In Lat. 40º 26' Long. 50º 45'. Commenced foggy and stormy. Not any wind till afternoon from the NNW. Had religious services. Sermon in the forenoon by Mr. Bradbury. The poorest attendance yet. Disliked very much hypocrisy and acquisitiveness. Very large sermon in the afternoon by Mr. Benton. Well attended. A good sermon.
Cleared up about nine with a good seven knot breeze from the WSW. Some of the sailors caught a porpoise, they are very numerous, by harpoon about 10 P.M. Had him cooked fried made a mess for the whole Company. It was very good and delicious as well. His liver very much like a hogs.
Monday March 12
In Lat. 41º 58' Long. 52º 55'. Commenced fair with a fresh breeze from the W. All drawing sails set. Run well all day. Towards night the Capt said it was coming to blow, blow, blow. He paced the deck looked wild, barometer falling. About nine the wind ceased breezing. Thunder clouds lay all round. Lightened sharp. About half past nine a heavy cloud passed over us accompanied thunder, lightening, and rain. The yards were shifted eight or ten times. Wind was coming from somewhere. Mid the confusion I fell asleep.
Tuesday the 13th
In Lat. 42º 58' Long. 53º 54'. Commenced with a strong breeze from SW. Increased every moment. At ten hauled in all sail but fore main and mizzen double reefed top sails, staysails and main spencer. At eleven layed to under main spencer and fore top mast stay sail. The wind blowing almost a hurricane. All looked wild. This, for the first time, a sailors called a hard blow. The ship trembled but rode the heavy sea like a bird. Toward night shipped a heavy sea which made a complete breach over her fore and aft decking into the cabin with violence. Stove the lee bulwarks and water three feet deep in the lee scuppers. Clewed down fore top stay sail. At night threatened to wash over us but shipped very light. Calked down main hatch and made preparation for a hard night.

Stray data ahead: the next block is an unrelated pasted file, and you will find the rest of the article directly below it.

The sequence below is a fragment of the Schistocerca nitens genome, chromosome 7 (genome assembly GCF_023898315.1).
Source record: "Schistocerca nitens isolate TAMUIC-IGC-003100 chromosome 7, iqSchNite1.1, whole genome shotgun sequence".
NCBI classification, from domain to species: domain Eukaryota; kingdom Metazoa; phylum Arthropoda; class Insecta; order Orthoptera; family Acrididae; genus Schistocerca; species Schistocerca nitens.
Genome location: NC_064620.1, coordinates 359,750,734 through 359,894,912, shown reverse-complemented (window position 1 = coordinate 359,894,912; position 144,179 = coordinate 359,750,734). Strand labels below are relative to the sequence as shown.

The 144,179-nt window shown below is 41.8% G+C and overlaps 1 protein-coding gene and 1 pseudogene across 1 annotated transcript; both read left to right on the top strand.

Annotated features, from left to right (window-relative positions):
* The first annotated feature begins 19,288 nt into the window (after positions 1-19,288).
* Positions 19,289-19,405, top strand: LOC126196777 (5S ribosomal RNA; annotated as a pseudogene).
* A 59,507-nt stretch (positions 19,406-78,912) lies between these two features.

Got no sleep this night being the most disagreeable night and day I have ever experienced. Many made the remark if they knew as much before they started as they know now, they would not have come this way, but after all I suppose this is a paradise to most any other ship bound the the same destination. The gale resembled a strong N. Easter at home. Probably the equinoctial storm. This morning while laying to, the men caught four or five albatross. Great numbers were seen and a variety of other birds, sea hens, cape pigeons. Any quantity of them.
Wednesday the 14th
In Lat. 43º 03' Long. 52º 56’. In the morning the gale had decreased, but the seas run very high. This was high life. Nothing could be cooked. What they tried was thrown out almost as soon as it was put into the coppers. All was confusion. Nothing to eat but boiled junk and crackers, and to get that down had to hold on with one hand and eat with the other. Squally all day. In the afternoon about four set close reefed top sails, fore and main sail, and tacked ship and running W by N. Ran W all night, varying a five points.
Next week will be published on Sunday Feb. 23